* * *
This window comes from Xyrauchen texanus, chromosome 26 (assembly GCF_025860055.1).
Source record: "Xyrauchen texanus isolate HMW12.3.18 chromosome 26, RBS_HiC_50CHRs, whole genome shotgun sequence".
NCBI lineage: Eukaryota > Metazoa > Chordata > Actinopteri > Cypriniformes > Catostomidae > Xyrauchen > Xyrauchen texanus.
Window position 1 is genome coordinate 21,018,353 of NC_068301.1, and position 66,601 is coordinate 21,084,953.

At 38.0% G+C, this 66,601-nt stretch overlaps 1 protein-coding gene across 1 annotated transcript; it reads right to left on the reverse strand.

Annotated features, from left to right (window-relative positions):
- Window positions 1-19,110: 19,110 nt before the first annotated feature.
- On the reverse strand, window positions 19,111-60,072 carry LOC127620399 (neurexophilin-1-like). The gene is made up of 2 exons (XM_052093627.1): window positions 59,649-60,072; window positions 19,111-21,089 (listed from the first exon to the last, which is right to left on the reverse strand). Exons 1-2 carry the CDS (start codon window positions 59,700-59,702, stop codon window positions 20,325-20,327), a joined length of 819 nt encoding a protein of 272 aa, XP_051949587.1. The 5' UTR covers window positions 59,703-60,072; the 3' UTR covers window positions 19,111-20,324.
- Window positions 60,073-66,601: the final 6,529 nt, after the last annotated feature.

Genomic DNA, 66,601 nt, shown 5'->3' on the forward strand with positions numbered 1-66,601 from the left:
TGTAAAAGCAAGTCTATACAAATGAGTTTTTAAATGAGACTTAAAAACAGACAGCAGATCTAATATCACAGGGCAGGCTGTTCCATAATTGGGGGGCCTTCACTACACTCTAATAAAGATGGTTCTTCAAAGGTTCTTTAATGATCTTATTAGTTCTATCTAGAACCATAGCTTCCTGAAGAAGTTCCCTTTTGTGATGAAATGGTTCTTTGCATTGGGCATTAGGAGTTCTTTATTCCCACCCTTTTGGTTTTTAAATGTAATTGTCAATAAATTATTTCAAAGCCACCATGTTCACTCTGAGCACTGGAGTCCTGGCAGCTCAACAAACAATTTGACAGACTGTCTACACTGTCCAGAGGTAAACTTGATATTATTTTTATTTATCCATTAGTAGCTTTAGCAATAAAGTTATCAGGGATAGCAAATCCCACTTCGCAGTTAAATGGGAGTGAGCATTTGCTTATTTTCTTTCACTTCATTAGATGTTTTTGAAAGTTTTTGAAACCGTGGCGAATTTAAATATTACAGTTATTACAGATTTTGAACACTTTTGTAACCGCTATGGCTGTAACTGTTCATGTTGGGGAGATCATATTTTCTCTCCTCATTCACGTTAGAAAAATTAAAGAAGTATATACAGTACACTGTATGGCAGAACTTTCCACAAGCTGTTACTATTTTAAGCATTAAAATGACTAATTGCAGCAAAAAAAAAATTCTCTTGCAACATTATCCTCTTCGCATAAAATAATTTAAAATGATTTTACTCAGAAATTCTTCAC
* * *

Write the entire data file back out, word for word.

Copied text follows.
This window comes from Xyrauchen texanus, chromosome 26 (assembly GCF_025860055.1).
Source record: "Xyrauchen texanus isolate HMW12.3.18 chromosome 26, RBS_HiC_50CHRs, whole genome shotgun sequence".
NCBI lineage: Eukaryota > Metazoa > Chordata > Actinopteri > Cypriniformes > Catostomidae > Xyrauchen > Xyrauchen texanus.
Window position 1 is genome coordinate 21,018,353 of NC_068301.1, and position 66,601 is coordinate 21,084,953.

At 38.0% G+C, this 66,601-nt stretch overlaps 1 protein-coding gene across 1 annotated transcript; it reads right to left on the reverse strand.

Annotated features, from left to right (window-relative positions):
- Window positions 1-19,110: 19,110 nt before the first annotated feature.
- On the reverse strand, window positions 19,111-60,072 carry LOC127620399 (neurexophilin-1-like). The gene is made up of 2 exons (XM_052093627.1): window positions 59,649-60,072; window positions 19,111-21,089 (listed from the first exon to the last, which is right to left on the reverse strand). Exons 1-2 carry the CDS (start codon window positions 59,700-59,702, stop codon window positions 20,325-20,327), a joined length of 819 nt encoding a protein of 272 aa, XP_051949587.1. The 5' UTR covers window positions 59,703-60,072; the 3' UTR covers window positions 19,111-20,324.
- Window positions 60,073-66,601: the final 6,529 nt, after the last annotated feature.

Genomic DNA, 66,601 nt, shown 5'->3' on the forward strand with positions numbered 1-66,601 from the left:
TGTAAAAGCAAGTCTATACAAATGAGTTTTTAAATGAGACTTAAAAACAGACAGCAGATCTAATATCACAGGGCAGGCTGTTCCATAATTGGGGGGCCTTCACTACACTCTAATAAAGATGGTTCTTCAAAGGTTCTTTAATGATCTTATTAGTTCTATCTAGAACCATAGCTTCCTGAAGAAGTTCCCTTTTGTGATGAAATGGTTCTTTGCATTGGGCATTAGGAGTTCTTTATTCCCACCCTTTTGGTTTTTAAATGTAATTGTCAATAAATTATTTCAAAGCCACCATGTTCACTCTGAGCACTGGAGTCCTGGCAGCTCAACAAACAATTTGACAGACTGTCTACACTGTCCAGAGGTAAACTTGATATTATTTTTATTTATCCATTAGTAGCTTTAGCAATAAAGTTATCAGGGATAGCAAATCCCACTTCGCAGTTAAATGGGAGTGAGCATTTGCTTATTTTCTTTCACTTCATTAGATGTTTTTGAAAGTTTTTGAAACCGTGGCGAATTTAAATATTACAGTTATTACAGATTTTGAACACTTTTGTAACCGCTATGGCTGTAACTGTTCATGTTGGGGAGATCATATTTTCTCTCCTCATTCACGTTAGAAAAATTAAAGAAGTATATACAGTACACTGTATGGCAGAACTTTCCACAAGCTGTTACTATTTTAAGCATTAAAATGACTAATTGCAGCAAAAAAAAAATTCTCTTGCAACATTATCCTCTTCGCATAAAATAATTTAAAATGATTTTACTCAGAAATTCTTCAC